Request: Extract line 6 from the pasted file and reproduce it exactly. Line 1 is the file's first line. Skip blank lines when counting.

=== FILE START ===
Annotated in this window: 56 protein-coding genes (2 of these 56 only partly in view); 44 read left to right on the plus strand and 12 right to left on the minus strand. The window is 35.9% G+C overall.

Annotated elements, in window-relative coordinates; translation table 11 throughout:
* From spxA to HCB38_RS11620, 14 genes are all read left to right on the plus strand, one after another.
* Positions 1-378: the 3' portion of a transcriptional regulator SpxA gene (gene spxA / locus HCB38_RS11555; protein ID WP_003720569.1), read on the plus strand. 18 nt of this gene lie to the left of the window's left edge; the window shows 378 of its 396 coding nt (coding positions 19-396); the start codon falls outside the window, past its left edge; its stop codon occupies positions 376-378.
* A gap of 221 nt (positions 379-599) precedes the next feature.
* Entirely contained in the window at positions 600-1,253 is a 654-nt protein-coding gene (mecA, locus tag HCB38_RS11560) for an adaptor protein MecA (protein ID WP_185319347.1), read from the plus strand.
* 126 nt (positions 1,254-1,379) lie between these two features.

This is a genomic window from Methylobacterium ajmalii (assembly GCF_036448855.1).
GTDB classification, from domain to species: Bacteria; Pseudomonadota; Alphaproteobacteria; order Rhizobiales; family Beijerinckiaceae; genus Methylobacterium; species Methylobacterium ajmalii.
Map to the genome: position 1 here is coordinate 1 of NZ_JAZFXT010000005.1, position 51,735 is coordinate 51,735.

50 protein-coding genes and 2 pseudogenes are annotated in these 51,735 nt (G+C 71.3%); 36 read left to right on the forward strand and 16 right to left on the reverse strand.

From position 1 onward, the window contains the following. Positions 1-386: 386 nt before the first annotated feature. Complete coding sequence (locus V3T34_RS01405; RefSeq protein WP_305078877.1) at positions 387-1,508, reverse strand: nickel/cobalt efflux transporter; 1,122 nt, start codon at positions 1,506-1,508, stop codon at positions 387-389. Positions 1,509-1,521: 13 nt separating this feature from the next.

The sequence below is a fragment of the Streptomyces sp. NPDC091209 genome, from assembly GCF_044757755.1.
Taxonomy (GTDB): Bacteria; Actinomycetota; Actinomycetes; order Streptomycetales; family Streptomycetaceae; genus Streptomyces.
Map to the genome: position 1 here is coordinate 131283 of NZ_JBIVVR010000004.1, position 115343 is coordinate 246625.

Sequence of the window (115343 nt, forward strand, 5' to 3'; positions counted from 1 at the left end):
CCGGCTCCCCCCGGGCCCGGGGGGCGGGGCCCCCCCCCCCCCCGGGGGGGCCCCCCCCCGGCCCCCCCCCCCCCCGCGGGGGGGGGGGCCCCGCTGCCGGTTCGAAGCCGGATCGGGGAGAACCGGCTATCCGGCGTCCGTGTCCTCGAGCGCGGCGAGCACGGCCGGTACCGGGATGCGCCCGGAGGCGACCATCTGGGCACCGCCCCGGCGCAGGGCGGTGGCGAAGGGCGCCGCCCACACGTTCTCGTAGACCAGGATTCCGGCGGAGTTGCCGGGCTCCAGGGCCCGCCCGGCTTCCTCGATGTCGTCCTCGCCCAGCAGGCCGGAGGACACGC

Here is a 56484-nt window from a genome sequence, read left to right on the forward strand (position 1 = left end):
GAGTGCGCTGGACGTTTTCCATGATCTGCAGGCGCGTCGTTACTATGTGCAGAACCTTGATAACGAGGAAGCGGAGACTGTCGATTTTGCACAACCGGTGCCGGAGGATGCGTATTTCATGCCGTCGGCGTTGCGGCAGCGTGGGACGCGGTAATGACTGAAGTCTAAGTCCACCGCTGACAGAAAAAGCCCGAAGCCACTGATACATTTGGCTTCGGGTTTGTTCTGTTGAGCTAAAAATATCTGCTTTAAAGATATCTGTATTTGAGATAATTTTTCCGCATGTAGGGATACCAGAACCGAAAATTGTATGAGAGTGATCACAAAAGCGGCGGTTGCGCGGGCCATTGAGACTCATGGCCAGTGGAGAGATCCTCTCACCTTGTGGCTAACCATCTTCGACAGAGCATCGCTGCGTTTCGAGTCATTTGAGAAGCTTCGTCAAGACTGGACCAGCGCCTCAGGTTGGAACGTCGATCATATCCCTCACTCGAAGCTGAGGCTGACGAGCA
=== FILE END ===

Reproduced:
* Entirely contained in the window at positions 600-1,253 is a 654-nt protein-coding gene (mecA, locus tag HCB38_RS11560) for an adaptor protein MecA (protein ID WP_185319347.1), read from the plus strand.